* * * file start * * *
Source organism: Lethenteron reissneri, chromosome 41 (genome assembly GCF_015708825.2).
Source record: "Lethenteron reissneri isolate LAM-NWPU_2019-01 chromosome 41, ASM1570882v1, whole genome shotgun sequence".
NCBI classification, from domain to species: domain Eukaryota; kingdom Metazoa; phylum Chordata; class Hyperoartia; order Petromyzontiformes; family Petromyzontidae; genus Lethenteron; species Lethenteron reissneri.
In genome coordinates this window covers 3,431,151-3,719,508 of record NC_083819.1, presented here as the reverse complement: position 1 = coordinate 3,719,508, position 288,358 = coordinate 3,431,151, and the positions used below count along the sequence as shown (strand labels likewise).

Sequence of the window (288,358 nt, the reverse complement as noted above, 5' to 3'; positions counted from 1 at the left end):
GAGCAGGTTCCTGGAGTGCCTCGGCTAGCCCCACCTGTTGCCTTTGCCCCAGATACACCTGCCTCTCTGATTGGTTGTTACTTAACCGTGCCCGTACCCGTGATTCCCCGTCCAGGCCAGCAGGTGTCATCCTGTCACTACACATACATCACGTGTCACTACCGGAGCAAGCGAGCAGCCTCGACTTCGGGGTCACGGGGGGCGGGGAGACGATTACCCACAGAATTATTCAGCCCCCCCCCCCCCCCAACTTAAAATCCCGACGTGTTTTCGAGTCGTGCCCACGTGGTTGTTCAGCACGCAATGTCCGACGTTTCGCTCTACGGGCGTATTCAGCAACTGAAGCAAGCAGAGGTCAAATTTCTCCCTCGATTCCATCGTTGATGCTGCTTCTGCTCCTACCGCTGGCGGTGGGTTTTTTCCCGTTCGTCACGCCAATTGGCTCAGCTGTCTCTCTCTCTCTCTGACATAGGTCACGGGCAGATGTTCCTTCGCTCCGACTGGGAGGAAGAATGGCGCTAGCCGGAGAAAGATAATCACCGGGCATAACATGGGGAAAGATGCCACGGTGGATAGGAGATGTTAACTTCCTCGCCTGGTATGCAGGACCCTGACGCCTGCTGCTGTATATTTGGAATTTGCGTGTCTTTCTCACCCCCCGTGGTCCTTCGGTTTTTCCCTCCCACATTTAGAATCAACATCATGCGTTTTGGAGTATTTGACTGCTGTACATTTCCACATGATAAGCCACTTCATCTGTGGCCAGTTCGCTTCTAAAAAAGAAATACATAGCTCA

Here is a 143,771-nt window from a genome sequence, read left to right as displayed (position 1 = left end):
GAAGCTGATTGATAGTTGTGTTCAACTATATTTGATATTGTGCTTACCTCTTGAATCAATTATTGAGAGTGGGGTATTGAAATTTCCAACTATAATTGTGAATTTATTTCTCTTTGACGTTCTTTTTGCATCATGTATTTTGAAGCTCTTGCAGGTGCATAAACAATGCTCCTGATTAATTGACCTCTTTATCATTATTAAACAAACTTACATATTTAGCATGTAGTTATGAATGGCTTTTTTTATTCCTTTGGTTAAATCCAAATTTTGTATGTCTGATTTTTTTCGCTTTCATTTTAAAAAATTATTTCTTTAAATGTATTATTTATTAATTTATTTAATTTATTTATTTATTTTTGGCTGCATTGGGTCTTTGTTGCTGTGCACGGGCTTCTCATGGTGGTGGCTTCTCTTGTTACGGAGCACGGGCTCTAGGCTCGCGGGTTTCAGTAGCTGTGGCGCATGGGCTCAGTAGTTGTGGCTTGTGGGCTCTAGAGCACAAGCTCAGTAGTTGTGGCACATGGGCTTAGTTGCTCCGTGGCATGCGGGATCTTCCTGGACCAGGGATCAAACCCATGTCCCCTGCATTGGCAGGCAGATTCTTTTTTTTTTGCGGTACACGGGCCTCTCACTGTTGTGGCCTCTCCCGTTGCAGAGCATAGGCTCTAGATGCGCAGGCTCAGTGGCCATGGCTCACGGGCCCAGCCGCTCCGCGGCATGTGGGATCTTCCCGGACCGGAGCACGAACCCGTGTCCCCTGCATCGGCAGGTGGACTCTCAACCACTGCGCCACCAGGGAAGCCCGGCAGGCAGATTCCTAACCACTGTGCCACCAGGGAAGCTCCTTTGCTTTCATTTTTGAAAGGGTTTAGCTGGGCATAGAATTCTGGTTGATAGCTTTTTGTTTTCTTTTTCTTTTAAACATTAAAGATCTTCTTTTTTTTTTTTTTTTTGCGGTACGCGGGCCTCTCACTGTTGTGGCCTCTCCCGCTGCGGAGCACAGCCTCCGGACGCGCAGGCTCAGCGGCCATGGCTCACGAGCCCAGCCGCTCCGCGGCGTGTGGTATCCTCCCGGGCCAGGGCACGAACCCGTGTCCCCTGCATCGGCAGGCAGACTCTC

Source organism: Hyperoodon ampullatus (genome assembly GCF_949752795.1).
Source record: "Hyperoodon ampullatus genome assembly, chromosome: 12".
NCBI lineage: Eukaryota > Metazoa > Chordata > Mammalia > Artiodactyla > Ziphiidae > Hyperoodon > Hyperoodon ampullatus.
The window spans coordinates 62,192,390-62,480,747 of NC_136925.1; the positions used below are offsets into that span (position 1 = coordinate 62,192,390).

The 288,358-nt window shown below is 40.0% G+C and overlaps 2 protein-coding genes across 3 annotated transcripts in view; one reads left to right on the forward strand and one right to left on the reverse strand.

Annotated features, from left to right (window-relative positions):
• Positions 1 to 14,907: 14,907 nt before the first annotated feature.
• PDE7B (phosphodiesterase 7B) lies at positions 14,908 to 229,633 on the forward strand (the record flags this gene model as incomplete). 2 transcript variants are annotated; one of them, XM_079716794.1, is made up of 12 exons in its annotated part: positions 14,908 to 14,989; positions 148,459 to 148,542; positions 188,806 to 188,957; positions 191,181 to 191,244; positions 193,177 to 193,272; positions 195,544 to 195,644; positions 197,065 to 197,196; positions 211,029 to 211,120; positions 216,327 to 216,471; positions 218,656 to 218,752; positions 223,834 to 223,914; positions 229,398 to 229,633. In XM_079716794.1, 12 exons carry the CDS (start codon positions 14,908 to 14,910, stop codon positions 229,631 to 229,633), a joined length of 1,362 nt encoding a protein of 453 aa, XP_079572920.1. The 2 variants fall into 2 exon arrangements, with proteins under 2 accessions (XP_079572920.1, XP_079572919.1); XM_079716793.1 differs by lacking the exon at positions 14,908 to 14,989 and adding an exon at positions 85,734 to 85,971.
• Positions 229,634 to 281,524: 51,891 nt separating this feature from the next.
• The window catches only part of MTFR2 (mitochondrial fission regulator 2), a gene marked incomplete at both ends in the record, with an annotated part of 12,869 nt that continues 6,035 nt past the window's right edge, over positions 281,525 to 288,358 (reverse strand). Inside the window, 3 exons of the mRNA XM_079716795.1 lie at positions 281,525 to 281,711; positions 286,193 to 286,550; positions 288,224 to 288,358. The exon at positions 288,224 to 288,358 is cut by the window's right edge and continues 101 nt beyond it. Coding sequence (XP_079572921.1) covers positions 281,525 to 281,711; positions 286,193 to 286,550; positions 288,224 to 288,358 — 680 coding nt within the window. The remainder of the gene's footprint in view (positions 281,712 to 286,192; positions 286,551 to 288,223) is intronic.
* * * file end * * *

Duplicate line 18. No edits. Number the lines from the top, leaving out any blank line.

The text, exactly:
• The window catches only part of MTFR2 (mitochondrial fission regulator 2), a gene marked incomplete at both ends in the record, with an annotated part of 12,869 nt that continues 6,035 nt past the window's right edge, over positions 281,525 to 288,358 (reverse strand). Inside the window, 3 exons of the mRNA XM_079716795.1 lie at positions 281,525 to 281,711; positions 286,193 to 286,550; positions 288,224 to 288,358. The exon at positions 288,224 to 288,358 is cut by the window's right edge and continues 101 nt beyond it. Coding sequence (XP_079572921.1) covers positions 281,525 to 281,711; positions 286,193 to 286,550; positions 288,224 to 288,358 — 680 coding nt within the window. The remainder of the gene's footprint in view (positions 281,712 to 286,192; positions 286,551 to 288,223) is intronic.